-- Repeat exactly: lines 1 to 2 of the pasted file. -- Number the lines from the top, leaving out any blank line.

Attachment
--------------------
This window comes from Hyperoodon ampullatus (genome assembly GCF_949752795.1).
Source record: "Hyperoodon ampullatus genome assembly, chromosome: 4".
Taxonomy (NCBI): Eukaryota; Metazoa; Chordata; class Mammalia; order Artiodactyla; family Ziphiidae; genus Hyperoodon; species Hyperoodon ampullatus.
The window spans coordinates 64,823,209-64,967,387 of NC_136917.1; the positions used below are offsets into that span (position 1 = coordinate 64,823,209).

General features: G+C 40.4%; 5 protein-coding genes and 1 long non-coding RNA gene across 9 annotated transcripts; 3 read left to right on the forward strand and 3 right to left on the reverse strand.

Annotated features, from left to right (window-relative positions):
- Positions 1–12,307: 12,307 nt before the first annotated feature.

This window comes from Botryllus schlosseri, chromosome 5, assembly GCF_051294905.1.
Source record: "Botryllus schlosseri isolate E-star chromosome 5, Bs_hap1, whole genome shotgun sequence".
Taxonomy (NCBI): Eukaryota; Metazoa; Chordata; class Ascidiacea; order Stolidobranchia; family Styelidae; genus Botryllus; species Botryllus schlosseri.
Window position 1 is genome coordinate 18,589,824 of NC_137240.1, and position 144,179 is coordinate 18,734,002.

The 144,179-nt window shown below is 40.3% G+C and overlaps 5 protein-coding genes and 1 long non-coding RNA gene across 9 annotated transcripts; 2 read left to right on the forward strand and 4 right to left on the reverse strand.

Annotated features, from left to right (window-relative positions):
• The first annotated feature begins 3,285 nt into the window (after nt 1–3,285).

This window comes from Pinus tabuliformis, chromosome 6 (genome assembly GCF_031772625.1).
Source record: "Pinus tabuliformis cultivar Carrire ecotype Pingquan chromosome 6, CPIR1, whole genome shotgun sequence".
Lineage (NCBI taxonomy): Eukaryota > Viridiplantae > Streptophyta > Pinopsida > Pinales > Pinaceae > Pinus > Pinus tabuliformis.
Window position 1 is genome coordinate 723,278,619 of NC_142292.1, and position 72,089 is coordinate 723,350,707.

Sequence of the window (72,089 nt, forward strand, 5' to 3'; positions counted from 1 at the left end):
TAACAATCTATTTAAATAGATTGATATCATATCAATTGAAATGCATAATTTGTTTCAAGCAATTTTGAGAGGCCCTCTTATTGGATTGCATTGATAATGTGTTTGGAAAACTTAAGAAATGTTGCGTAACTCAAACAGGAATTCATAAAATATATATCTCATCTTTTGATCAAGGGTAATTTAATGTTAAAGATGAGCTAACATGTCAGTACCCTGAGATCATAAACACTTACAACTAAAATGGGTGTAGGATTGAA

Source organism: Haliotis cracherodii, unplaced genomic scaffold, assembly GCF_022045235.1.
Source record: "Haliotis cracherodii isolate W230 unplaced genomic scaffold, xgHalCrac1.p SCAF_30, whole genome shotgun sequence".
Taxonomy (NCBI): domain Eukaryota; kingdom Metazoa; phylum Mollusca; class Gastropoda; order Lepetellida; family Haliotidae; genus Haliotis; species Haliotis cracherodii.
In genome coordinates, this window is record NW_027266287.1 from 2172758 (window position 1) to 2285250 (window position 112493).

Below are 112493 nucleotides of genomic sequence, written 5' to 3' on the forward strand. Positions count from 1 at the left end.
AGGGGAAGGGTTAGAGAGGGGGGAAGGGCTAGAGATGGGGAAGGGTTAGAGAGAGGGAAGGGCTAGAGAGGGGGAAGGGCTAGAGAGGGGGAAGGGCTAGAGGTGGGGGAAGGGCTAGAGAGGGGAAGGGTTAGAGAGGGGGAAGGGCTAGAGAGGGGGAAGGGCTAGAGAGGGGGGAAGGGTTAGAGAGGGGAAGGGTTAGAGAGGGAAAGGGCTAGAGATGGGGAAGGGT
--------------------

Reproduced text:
This window comes from Hyperoodon ampullatus (genome assembly GCF_949752795.1).
Source record: "Hyperoodon ampullatus genome assembly, chromosome: 4".